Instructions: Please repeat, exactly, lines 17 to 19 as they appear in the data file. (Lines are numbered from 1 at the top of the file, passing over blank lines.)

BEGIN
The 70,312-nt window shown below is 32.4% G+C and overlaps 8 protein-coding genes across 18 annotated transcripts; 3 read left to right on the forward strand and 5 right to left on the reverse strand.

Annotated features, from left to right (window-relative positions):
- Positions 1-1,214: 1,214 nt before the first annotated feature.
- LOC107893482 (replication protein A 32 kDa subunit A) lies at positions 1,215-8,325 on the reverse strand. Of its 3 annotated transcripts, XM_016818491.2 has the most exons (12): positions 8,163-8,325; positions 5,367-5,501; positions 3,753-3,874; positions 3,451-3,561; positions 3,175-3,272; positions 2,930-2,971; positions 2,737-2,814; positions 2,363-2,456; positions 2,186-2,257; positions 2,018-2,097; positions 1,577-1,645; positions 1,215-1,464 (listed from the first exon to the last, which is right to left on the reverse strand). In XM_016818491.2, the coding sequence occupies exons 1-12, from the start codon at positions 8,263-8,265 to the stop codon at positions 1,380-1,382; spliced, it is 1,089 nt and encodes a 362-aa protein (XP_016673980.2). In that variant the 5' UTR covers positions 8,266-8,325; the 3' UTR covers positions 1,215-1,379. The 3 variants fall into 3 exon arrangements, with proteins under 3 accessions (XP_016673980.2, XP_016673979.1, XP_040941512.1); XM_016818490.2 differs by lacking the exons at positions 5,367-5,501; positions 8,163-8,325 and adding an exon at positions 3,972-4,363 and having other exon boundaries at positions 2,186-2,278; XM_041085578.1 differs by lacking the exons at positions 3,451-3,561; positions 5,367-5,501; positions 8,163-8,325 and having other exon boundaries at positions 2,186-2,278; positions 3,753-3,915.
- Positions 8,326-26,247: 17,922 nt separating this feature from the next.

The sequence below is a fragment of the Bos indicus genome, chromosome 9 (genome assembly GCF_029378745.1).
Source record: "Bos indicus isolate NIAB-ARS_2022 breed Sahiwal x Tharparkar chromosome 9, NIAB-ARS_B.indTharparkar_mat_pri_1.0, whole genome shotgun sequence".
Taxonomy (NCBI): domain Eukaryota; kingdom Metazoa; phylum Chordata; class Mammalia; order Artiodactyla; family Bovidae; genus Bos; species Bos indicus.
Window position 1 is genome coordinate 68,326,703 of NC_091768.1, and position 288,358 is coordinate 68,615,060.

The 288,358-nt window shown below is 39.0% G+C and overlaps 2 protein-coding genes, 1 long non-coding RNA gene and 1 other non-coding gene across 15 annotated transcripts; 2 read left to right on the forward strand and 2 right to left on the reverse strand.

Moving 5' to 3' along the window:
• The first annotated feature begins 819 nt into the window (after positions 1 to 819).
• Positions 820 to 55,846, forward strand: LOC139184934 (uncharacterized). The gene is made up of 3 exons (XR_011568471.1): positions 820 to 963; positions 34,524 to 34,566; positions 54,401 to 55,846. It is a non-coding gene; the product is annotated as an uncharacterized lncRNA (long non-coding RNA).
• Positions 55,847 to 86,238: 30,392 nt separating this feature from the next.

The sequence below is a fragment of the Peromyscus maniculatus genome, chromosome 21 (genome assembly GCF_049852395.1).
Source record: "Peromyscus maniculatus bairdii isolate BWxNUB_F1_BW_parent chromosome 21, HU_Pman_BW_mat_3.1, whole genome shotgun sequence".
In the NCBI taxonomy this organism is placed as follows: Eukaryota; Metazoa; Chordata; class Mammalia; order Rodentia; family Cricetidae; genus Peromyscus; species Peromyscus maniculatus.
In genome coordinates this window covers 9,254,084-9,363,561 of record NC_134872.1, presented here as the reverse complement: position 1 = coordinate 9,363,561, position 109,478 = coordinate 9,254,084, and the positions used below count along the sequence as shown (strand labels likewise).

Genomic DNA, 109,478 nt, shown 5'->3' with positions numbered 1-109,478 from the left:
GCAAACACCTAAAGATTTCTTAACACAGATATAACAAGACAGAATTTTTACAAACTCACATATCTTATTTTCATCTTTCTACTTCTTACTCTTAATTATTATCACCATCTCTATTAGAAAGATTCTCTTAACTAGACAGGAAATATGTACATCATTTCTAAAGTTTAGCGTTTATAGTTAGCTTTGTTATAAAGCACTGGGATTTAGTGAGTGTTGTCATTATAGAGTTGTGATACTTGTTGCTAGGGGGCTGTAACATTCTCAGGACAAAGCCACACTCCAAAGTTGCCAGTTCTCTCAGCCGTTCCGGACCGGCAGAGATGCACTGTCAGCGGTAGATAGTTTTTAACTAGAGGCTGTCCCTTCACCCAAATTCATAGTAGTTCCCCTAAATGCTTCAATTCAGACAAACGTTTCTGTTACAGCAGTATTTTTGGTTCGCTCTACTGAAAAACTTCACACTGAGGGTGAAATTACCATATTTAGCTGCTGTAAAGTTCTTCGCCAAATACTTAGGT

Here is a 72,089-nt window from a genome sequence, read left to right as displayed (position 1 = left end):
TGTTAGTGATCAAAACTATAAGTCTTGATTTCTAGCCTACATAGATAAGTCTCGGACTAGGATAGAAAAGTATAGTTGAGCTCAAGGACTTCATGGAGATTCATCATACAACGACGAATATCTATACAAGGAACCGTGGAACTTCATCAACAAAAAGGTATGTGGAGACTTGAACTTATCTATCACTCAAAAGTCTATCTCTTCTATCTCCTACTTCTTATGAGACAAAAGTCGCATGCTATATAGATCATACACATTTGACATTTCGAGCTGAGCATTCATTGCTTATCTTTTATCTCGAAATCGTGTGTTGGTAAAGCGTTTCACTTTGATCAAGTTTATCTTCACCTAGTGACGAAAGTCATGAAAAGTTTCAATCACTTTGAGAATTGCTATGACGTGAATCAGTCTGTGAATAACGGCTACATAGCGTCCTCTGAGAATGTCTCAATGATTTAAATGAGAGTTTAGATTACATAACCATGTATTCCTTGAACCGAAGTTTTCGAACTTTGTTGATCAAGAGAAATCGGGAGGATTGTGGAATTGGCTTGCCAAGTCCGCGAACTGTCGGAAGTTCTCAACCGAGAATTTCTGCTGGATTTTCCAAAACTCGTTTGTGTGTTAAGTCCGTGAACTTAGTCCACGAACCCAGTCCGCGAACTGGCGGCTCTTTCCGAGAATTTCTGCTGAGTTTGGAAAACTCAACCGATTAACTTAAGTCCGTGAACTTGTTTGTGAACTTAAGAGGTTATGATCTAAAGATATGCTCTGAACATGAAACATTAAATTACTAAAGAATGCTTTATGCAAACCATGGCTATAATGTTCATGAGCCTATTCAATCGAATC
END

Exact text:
In the NCBI taxonomy this organism is placed as follows: Eukaryota; Metazoa; Chordata; class Mammalia; order Rodentia; family Cricetidae; genus Peromyscus; species Peromyscus maniculatus.
In genome coordinates this window covers 9,254,084-9,363,561 of record NC_134872.1, presented here as the reverse complement: position 1 = coordinate 9,363,561, position 109,478 = coordinate 9,254,084, and the positions used below count along the sequence as shown (strand labels likewise).

Genomic DNA, 109,478 nt, shown 5'->3' with positions numbered 1-109,478 from the left: